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"This is Bob taking care of us."
March 2, 2010 2:45 PM   Subscribe

"In his 81 years, Bob Moore has built a mini empire with his health food company, Bob's Red Mill Natural Foods. During his recent birthday celebration, he told his dedicated employees that he's passing the torch and ownership of his multimillion dollar business to them." "[H]is 209 employees now own the place and its 400 offerings of stone-ground flours, cereals and bread mixes."

"Moore said he's gotten countless buy-out offers over the years, but he couldn't envision selling the business to a stranger....'I don't think there's anybody worthy to run this company but the people who built it. I have employees with me right now that have been with me for 30 years. They just were committed to staying with me now and they're going to own the company.'"
posted by ericb (71 comments total) 65 users marked this as a favorite

 
ABC News video [02:35].

Short Tour of Bob's Red Mill World Headquarters [04:37].

Bob's Red Mill Natural Foods YouTube channel.
posted by ericb at 2:45 PM on March 2, 2010


awesome.
posted by nathancaswell at 2:47 PM on March 2, 2010 [1 favorite]


beyond awesome.
posted by gcbv at 2:51 PM on March 2, 2010


Bob's Red Mill Natural Foods

It's like the commies aren't even trying to hide anymore.

But seriously, awesome work commies.
posted by Think_Long at 2:51 PM on March 2, 2010 [58 favorites]


Only easily accessible source of Teff flour around here. Also, their brownie mix, while expensive, is really really good.
posted by edgeways at 2:53 PM on March 2, 2010


Aw. I don't think I've ever read a story of a corporate handover that brought tears to my eyes before.

I'm a big fan of Bob's Red Mill products, to the point that I boxed up at least five or six different bags of various grains and brought them on our recent move halfway across the country. Very good stuff from a company I have always felt good about supporting, so this is really nice to hear about.
posted by padraigin at 2:54 PM on March 2, 2010


That's really cool.
posted by brundlefly at 2:57 PM on March 2, 2010


Wow. Great. I just discovered Bob's hot grain cereals a couple years ago, when they were being carried by an imported foods chain here in Tokyo called Seijo Ishii. They're delicious. His 7-grain cereal became a family favorite here at chez flapjax. Then Seijo Ishii stopped carrying them, and I haven't seen Bob's products anywhere else, which I've been pretty bummed about.
posted by flapjax at midnite at 2:58 PM on March 2, 2010


What an incredible guy -- didn't even start the company until he was 50!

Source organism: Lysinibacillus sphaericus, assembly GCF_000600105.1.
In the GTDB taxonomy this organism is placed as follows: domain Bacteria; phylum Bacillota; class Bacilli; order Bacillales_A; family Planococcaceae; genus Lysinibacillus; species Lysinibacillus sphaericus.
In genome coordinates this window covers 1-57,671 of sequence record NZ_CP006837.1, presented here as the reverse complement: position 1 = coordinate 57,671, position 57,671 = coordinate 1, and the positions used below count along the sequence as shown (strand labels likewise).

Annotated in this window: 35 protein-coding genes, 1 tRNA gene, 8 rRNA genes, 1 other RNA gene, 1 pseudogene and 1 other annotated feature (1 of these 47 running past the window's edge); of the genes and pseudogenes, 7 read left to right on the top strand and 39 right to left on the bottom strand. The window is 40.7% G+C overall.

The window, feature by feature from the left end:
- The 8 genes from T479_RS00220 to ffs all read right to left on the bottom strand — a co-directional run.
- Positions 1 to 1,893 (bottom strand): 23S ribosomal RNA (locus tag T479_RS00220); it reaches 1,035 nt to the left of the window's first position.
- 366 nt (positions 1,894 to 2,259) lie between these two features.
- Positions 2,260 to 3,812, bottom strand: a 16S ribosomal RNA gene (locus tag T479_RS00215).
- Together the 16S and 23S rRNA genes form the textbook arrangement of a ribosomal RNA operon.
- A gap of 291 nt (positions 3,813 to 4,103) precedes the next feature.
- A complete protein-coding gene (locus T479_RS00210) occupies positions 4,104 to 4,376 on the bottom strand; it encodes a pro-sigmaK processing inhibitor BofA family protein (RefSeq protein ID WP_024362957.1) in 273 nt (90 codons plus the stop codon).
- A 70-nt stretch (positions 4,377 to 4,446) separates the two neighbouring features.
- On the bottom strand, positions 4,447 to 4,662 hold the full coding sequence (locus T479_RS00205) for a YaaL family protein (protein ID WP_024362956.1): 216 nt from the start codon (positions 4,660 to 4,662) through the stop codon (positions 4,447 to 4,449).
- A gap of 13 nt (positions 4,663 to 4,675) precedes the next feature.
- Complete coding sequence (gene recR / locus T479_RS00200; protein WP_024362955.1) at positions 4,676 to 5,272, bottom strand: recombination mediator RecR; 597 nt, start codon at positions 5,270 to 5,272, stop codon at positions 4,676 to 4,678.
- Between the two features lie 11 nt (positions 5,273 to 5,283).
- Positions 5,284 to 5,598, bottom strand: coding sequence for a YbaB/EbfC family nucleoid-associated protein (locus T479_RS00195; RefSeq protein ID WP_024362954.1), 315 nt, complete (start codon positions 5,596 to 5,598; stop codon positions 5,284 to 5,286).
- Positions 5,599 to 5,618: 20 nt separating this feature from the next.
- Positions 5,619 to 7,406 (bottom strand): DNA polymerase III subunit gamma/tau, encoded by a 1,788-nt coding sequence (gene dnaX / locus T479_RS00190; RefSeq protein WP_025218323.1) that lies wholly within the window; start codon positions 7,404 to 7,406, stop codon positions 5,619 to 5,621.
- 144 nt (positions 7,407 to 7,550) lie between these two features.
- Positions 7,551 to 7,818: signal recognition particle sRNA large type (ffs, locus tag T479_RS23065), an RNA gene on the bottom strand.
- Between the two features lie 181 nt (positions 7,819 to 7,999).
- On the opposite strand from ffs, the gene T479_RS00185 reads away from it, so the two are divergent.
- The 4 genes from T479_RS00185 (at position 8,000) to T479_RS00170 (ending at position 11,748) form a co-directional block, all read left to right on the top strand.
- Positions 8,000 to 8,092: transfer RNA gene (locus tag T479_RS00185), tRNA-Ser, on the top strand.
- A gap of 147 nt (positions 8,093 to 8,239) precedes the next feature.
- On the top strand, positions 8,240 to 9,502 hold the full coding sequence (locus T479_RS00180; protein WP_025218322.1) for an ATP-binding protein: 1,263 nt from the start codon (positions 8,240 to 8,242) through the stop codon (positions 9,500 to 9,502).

posted by Madamina at 2:58 PM on March 2, 2010 [1 favorite]


Love it.

Bob's Red Mill is kind of the only game in town for a lot of these products, but that's OK, because they all seem to be really great quality (at least the ones I've used). I'm glad to see that it's also an excellent company.
posted by darksong at 2:58 PM on March 2, 2010


hooray bob!
posted by The Esteemed Doctor Bunsen Honeydew at 2:59 PM on March 2, 2010


Nice. He's like the Bizzaro Whole Foods guy.
posted by drjimmy11 at 3:01 PM on March 2, 2010 [28 favorites]


The Kai Ryssdal interview of Bob Moore on Marketplace (both MP3 and the transcription).
posted by bz at 3:02 PM on March 2, 2010


"A rich man hoards his coins. A man that shares his riches is truly wealthy."

Good to hear. His oatmeal is, literally, the only one I've ever been able to enjoy.
posted by discountfortunecookie at 3:05 PM on March 2, 2010


Wow.
posted by Shepherd at 3:05 PM on March 2, 2010


More:
NPR Marketplace Radio Interview [28:53].

Fox and Friends Interview Video [02:51].
posted by ericb at 3:06 PM on March 2, 2010


Waving the flag for Bob in Hong Kong.

We like his ground flaxseed.
posted by bwg at 3:07 PM on March 2, 2010 [1 favorite]


Bob originally founded Moore's Flour Mill in Redding, California before retiring. His kids or grandkids are running it now. Apparently retirement didn't set well with him, so he started Bob's Red Mill.

Moore's Flour Mill is still in business, and is just as good as Bob's. It's nice to see the good guys win every now and then.
posted by entropicamericana at 3:10 PM on March 2, 2010


I've met Bob and toured the factory. There is no hidden badness behind any of this. Pure awesome. This is just a circumstance where a really nice guy has a successful business. Yay!